Five Takeaways from a Conversation with Lee Pelton

For more than a decade, Lee Pelton led a renaissance at Emerson College. Now, at the dawn of a new career as president and CEO of the Boston Foundation, he reflects on his accomplishments—and what comes next.

Photo by Mona Miri

Transformation seldom happens overnight, but when Lee Pelton is at the helm, it sure happens quickly: In the 10 years since he took over as president of Emerson College, the Kansas native has shifted the school’s campus from the Back Bay to the downtown corridor (reshaping an entire neighborhood in the process), opened a Los Angeles outpost, and expanded Emerson’s reach internationally with programs on several continents. This month, after a lifelong career in education, the former literature professor steps down to try his hand at something new as president and CEO of the Boston Foundation, the second-largest charitable organization in the state. On the eve of the transition, he sat down with us to talk Black Lives Matter, the future of Boston, and why comedy is really serious business. Here’s the highlight reel.

He’s excited for what the future will bring. “At the Boston Foundation, I’ll be able to do full time what I’ve been doing part time since I returned to Boston. I’ll be able to put into play my civic leadership, which is quite broad, and every day, I will wake up knowing that my job is to improve lives and strengthen communities. That is the best job in the world.”

As the Black Lives Matter movement continues to mobilize, he believes now is the time to act. “Boston, despite its best efforts, and decades of spectacular growth and prosperity, continues to be a tale of two cities, one prosperous and well off, the other struggling to make ends meet. We’re both one of the nation’s most expensive and economically unequal cities. The triple pandemic of COVID-19, economic devastation, and the very public exposure of systemic racial disparities that have long plagued our country, even since before its founding, calls upon all of us—all people of goodwill and good conscience—to seize this moment, and to write a new chapter for Boston and its current and future residents.”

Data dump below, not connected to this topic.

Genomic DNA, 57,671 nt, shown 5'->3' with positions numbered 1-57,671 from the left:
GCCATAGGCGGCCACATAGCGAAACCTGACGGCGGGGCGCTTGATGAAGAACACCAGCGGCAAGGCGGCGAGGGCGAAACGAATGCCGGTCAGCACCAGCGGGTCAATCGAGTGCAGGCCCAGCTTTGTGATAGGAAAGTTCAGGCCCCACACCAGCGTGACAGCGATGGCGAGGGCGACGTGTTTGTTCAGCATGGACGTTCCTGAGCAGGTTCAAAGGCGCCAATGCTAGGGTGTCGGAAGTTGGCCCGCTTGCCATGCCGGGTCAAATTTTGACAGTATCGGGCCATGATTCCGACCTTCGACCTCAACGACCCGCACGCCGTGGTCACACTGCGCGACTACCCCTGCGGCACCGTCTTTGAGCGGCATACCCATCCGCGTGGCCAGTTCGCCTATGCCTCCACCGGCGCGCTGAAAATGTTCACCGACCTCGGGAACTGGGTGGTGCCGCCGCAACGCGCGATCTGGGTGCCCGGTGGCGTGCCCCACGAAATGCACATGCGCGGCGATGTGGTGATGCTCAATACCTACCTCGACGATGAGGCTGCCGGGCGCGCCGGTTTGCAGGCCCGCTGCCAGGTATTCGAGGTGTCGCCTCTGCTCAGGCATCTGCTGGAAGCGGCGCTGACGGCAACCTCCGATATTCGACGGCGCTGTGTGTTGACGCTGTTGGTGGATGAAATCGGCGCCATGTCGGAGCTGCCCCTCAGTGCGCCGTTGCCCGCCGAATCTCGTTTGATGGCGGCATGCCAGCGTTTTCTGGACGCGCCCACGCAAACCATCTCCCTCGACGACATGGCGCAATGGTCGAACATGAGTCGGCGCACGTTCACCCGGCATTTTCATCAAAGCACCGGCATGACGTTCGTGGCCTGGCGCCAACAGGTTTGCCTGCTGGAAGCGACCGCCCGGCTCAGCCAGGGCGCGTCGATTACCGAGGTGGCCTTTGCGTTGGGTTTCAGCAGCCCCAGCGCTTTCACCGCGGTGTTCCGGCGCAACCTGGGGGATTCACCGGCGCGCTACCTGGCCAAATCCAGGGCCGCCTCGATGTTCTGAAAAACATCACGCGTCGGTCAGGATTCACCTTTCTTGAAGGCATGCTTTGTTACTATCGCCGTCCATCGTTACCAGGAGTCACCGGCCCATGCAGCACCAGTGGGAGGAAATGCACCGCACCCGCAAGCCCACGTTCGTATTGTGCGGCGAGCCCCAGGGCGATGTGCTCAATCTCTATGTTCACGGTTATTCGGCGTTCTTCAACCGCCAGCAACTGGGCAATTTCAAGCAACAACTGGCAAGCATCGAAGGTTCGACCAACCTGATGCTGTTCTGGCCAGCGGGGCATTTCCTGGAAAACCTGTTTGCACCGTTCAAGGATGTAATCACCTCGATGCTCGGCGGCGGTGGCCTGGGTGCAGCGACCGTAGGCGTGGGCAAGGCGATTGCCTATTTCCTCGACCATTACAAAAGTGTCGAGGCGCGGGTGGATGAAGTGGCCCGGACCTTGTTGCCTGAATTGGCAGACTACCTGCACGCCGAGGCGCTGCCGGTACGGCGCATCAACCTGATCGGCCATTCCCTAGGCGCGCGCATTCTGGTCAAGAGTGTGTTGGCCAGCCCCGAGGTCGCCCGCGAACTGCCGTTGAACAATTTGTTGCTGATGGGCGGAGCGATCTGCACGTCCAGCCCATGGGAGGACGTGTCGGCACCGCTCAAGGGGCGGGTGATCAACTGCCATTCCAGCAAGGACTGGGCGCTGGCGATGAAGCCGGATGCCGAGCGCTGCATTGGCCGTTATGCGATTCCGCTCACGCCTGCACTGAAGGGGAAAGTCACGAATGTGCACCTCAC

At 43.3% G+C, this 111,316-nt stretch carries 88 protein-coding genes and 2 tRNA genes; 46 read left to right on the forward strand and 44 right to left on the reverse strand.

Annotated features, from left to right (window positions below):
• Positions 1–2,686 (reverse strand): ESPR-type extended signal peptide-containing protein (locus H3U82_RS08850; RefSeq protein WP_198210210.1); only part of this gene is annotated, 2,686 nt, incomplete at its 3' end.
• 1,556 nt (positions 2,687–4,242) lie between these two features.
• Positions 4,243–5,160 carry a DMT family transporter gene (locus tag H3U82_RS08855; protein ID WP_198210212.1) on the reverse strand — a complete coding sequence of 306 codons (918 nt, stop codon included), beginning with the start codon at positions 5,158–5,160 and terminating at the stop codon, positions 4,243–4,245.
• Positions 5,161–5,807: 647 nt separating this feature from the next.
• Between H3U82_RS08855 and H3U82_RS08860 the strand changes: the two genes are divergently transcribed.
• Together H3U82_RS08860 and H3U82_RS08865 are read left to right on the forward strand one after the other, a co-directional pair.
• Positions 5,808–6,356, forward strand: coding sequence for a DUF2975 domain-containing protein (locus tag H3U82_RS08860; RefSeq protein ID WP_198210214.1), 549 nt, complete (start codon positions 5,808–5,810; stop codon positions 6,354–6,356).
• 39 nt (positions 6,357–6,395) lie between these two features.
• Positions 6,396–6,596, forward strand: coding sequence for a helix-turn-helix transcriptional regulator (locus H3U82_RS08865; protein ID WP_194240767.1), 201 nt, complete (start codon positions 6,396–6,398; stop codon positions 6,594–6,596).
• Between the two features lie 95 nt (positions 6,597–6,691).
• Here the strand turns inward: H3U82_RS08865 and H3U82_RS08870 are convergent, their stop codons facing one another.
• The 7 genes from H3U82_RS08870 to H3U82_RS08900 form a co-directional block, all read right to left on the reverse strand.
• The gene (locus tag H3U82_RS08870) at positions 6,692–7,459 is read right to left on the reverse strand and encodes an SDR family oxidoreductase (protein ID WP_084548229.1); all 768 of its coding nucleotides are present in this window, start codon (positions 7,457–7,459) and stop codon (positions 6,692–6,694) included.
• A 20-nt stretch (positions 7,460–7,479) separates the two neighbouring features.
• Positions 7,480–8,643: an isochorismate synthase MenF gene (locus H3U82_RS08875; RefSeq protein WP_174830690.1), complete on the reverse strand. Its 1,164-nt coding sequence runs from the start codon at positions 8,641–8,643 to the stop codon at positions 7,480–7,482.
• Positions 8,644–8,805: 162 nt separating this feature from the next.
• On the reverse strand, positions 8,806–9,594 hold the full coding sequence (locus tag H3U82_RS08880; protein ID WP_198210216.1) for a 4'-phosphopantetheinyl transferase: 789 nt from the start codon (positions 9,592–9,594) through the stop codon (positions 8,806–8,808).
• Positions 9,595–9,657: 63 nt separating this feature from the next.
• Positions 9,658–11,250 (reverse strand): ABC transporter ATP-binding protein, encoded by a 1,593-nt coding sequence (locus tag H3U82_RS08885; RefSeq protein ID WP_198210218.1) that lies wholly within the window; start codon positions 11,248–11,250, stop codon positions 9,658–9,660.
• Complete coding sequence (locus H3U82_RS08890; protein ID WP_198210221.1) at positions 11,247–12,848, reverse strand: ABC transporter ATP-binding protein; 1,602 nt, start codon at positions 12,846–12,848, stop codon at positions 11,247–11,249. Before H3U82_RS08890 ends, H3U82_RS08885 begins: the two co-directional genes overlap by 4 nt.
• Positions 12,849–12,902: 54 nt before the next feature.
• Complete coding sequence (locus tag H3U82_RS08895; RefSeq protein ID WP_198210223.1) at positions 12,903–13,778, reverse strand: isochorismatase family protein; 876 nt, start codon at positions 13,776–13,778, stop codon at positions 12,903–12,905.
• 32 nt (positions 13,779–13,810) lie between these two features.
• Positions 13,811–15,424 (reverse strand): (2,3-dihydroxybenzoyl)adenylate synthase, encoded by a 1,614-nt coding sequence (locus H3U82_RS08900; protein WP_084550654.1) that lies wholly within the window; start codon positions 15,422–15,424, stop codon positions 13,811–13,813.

Photo by Mona Miri

He doesn’t believe in free college—at least not for everyone. “When you say to offer it for “free,” a policy that would permit the very wealthiest students to attend college for free doesn’t make sense to me. However, a program that might offer free community college, or heavily subsidized college, makes sense to me, as does a program that supports students from lower socioeconomic backgrounds. It’s very difficult for them to attend the best colleges and universities. So it’s not just the issue of affordability. It’s access. And you have to think of those as twin problems that both need to be addressed.”

He does, however, believe deeply in Emerson’s comedic arts major. “You know, there used to be this wonderful English bard by the name of Shakespeare who wrote great comedies. Aristotle wrote comedies. The comedic tradition is centuries old, and it’s that tradition that forms the basis of our comedy program. It’s not just for students who want to go and do standup. But even they need to understand, more deeply and profoundly, the impact of comedy and satire. That’s what allows the satirist to shed a bright light on the issues of the day. Comedy is a serious subject matter.”

He misses a few things from his home state. “I miss my family, I miss Kansas City barbecue, and I miss qualities of the Kansas landscape. You know, Kansas is as flat as a table, and you can see for miles and miles uninterrupted. With a setting sun in Kansas, the sun takes up almost the entire horizon. The same thing with the moon rising. It’s a sight to behold.”